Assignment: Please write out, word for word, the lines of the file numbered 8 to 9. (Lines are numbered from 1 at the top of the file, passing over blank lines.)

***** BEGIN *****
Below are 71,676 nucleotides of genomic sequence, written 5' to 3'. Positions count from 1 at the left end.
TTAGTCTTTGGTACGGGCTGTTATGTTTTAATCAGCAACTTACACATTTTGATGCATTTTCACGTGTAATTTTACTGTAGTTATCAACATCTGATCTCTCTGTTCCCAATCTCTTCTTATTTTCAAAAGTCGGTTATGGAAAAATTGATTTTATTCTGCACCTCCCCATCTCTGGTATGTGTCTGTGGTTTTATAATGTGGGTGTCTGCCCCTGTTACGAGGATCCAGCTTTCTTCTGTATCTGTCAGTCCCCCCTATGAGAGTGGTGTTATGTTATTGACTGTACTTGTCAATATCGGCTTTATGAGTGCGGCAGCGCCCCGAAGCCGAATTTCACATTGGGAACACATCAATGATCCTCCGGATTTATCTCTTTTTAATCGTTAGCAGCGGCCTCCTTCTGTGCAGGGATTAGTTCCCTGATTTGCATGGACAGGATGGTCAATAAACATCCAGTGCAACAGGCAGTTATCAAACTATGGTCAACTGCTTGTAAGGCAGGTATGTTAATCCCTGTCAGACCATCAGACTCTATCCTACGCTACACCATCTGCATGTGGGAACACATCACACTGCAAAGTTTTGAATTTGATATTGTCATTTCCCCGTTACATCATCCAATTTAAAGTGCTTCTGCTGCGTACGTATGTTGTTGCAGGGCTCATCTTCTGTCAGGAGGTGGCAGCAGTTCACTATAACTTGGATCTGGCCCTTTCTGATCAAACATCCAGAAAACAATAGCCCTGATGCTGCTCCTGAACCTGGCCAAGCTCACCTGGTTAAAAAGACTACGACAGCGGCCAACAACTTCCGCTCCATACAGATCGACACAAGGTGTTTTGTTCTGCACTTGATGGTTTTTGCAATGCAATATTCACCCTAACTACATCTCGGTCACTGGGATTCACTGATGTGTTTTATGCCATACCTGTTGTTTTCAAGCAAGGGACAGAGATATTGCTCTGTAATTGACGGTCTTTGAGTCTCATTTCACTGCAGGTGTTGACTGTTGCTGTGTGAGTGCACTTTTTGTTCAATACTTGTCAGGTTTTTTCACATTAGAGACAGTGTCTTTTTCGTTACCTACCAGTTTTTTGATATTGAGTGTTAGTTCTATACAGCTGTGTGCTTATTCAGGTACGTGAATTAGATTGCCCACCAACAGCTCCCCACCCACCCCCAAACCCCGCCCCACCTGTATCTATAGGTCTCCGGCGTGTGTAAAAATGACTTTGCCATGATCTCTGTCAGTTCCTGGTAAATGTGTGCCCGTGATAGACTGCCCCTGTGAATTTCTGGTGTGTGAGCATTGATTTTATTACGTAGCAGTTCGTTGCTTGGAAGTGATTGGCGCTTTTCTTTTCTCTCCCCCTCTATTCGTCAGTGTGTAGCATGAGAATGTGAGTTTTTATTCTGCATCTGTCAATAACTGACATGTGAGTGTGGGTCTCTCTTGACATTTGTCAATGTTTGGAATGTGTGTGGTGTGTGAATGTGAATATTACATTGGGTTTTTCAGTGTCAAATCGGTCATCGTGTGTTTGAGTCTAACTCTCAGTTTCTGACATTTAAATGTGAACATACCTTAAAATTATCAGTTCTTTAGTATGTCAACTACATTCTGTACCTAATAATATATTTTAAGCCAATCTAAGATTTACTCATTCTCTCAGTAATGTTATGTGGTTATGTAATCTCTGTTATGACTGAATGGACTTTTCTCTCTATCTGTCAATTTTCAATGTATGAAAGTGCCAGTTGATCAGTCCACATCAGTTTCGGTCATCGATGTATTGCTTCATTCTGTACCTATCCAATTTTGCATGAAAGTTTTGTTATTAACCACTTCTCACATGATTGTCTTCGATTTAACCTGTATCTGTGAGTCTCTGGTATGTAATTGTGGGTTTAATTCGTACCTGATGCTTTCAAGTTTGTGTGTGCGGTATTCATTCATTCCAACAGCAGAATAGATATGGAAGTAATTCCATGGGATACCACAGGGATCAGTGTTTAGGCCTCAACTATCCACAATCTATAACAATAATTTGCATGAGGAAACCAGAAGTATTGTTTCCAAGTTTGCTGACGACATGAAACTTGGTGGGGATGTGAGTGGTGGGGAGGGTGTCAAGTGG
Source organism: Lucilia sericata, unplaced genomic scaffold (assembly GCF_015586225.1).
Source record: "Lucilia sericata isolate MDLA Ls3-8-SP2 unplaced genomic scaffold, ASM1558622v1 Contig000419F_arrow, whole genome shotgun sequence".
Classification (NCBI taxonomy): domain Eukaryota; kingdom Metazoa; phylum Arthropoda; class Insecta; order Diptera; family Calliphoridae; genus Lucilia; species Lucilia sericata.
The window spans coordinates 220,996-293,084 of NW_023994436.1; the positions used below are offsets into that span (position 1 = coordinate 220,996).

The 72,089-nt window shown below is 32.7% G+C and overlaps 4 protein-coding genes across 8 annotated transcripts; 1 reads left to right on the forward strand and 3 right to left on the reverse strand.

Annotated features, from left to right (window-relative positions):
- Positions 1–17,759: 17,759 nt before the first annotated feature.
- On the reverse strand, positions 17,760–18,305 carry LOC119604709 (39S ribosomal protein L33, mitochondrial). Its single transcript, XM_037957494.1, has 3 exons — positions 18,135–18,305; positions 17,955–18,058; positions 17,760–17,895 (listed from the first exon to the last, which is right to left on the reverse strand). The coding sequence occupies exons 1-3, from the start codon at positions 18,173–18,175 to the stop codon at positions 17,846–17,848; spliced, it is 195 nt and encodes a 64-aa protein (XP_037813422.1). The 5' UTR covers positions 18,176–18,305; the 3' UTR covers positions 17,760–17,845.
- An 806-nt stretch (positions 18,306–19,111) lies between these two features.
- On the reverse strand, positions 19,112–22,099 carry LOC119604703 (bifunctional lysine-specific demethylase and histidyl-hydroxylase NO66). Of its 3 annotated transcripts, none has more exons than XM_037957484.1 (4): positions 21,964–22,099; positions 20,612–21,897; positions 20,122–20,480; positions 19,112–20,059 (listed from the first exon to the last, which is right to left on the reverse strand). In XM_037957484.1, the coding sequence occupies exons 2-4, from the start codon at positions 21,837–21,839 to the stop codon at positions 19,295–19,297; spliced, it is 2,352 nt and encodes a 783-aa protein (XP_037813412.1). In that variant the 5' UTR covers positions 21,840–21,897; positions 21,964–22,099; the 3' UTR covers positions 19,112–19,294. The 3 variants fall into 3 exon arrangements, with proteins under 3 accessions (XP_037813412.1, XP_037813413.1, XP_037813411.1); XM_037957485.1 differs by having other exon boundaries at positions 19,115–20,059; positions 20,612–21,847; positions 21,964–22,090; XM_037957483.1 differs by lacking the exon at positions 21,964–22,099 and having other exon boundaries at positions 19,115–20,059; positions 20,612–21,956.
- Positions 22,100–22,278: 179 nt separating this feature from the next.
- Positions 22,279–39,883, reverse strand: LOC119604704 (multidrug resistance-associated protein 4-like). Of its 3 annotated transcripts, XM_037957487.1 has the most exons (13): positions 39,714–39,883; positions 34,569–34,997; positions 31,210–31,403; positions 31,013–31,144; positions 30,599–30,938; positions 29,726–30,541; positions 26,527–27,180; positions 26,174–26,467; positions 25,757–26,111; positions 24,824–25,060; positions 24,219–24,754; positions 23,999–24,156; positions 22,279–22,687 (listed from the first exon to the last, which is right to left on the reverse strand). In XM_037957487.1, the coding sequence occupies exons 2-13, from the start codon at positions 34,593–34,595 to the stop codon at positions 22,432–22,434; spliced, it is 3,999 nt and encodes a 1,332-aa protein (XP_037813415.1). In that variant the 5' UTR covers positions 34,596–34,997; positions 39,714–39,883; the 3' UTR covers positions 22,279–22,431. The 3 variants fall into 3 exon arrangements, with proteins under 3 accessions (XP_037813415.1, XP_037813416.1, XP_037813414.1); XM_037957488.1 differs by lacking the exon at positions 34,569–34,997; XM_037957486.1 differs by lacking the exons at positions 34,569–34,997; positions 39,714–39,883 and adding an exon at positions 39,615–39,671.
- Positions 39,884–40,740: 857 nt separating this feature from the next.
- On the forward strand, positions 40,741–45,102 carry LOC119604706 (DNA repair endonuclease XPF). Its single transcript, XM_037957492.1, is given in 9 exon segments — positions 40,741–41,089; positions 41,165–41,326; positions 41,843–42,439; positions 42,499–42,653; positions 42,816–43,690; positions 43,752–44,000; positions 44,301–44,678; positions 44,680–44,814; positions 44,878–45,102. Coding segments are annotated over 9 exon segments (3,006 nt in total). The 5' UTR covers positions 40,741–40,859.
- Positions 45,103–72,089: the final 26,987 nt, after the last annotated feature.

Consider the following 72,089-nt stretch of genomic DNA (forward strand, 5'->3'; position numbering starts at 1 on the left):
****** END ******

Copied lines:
Annotated features, from left to right (window-relative positions):
- Positions 1–17,759: 17,759 nt before the first annotated feature.